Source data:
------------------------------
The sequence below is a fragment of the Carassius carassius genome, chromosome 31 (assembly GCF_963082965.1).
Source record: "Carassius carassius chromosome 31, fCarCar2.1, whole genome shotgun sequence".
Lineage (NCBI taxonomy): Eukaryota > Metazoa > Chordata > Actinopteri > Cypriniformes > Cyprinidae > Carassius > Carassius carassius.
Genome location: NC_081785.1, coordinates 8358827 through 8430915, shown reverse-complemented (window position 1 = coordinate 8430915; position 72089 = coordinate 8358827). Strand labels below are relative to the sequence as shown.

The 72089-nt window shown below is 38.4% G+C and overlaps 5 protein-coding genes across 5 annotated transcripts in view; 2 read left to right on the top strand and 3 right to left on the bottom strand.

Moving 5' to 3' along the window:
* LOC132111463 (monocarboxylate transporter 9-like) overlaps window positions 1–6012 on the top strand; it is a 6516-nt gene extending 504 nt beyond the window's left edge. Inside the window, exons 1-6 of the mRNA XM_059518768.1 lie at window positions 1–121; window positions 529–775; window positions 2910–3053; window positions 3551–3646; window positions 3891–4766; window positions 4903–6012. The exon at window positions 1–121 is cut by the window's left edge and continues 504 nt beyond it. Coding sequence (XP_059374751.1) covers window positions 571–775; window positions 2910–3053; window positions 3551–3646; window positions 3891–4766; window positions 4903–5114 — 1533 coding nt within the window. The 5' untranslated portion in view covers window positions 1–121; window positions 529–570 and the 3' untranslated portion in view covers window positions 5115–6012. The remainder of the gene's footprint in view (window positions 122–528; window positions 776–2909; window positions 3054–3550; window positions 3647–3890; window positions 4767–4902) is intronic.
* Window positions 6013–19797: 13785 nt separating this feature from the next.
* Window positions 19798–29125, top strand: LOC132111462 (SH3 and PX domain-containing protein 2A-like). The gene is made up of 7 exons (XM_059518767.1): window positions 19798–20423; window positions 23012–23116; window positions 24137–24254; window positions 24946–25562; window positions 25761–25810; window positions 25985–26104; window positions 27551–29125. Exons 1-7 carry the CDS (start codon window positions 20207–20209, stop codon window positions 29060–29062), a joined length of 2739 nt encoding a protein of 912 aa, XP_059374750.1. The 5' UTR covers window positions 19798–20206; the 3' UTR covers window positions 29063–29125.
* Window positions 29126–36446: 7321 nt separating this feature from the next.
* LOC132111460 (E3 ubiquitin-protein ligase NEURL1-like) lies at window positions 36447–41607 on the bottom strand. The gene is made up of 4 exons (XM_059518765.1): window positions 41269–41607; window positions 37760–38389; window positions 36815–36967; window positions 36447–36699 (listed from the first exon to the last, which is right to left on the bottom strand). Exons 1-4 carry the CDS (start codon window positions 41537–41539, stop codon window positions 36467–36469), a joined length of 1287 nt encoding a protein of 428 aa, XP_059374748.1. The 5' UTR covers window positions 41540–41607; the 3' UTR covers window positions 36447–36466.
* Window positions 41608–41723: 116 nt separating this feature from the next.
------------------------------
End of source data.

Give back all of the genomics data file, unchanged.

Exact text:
The sequence below is a fragment of the Carassius carassius genome, chromosome 31 (assembly GCF_963082965.1).
Source record: "Carassius carassius chromosome 31, fCarCar2.1, whole genome shotgun sequence".
Lineage (NCBI taxonomy): Eukaryota > Metazoa > Chordata > Actinopteri > Cypriniformes > Cyprinidae > Carassius > Carassius carassius.
Genome location: NC_081785.1, coordinates 8358827 through 8430915, shown reverse-complemented (window position 1 = coordinate 8430915; position 72089 = coordinate 8358827). Strand labels below are relative to the sequence as shown.

The 72089-nt window shown below is 38.4% G+C and overlaps 5 protein-coding genes across 5 annotated transcripts in view; 2 read left to right on the top strand and 3 right to left on the bottom strand.

Moving 5' to 3' along the window:
* LOC132111463 (monocarboxylate transporter 9-like) overlaps window positions 1–6012 on the top strand; it is a 6516-nt gene extending 504 nt beyond the window's left edge. Inside the window, exons 1-6 of the mRNA XM_059518768.1 lie at window positions 1–121; window positions 529–775; window positions 2910–3053; window positions 3551–3646; window positions 3891–4766; window positions 4903–6012. The exon at window positions 1–121 is cut by the window's left edge and continues 504 nt beyond it. Coding sequence (XP_059374751.1) covers window positions 571–775; window positions 2910–3053; window positions 3551–3646; window positions 3891–4766; window positions 4903–5114 — 1533 coding nt within the window. The 5' untranslated portion in view covers window positions 1–121; window positions 529–570 and the 3' untranslated portion in view covers window positions 5115–6012. The remainder of the gene's footprint in view (window positions 122–528; window positions 776–2909; window positions 3054–3550; window positions 3647–3890; window positions 4767–4902) is intronic.
* Window positions 6013–19797: 13785 nt separating this feature from the next.
* Window positions 19798–29125, top strand: LOC132111462 (SH3 and PX domain-containing protein 2A-like). The gene is made up of 7 exons (XM_059518767.1): window positions 19798–20423; window positions 23012–23116; window positions 24137–24254; window positions 24946–25562; window positions 25761–25810; window positions 25985–26104; window positions 27551–29125. Exons 1-7 carry the CDS (start codon window positions 20207–20209, stop codon window positions 29060–29062), a joined length of 2739 nt encoding a protein of 912 aa, XP_059374750.1. The 5' UTR covers window positions 19798–20206; the 3' UTR covers window positions 29063–29125.
* Window positions 29126–36446: 7321 nt separating this feature from the next.
* LOC132111460 (E3 ubiquitin-protein ligase NEURL1-like) lies at window positions 36447–41607 on the bottom strand. The gene is made up of 4 exons (XM_059518765.1): window positions 41269–41607; window positions 37760–38389; window positions 36815–36967; window positions 36447–36699 (listed from the first exon to the last, which is right to left on the bottom strand). Exons 1-4 carry the CDS (start codon window positions 41537–41539, stop codon window positions 36467–36469), a joined length of 1287 nt encoding a protein of 428 aa, XP_059374748.1. The 5' UTR covers window positions 41540–41607; the 3' UTR covers window positions 36447–36466.
* Window positions 41608–41723: 116 nt separating this feature from the next.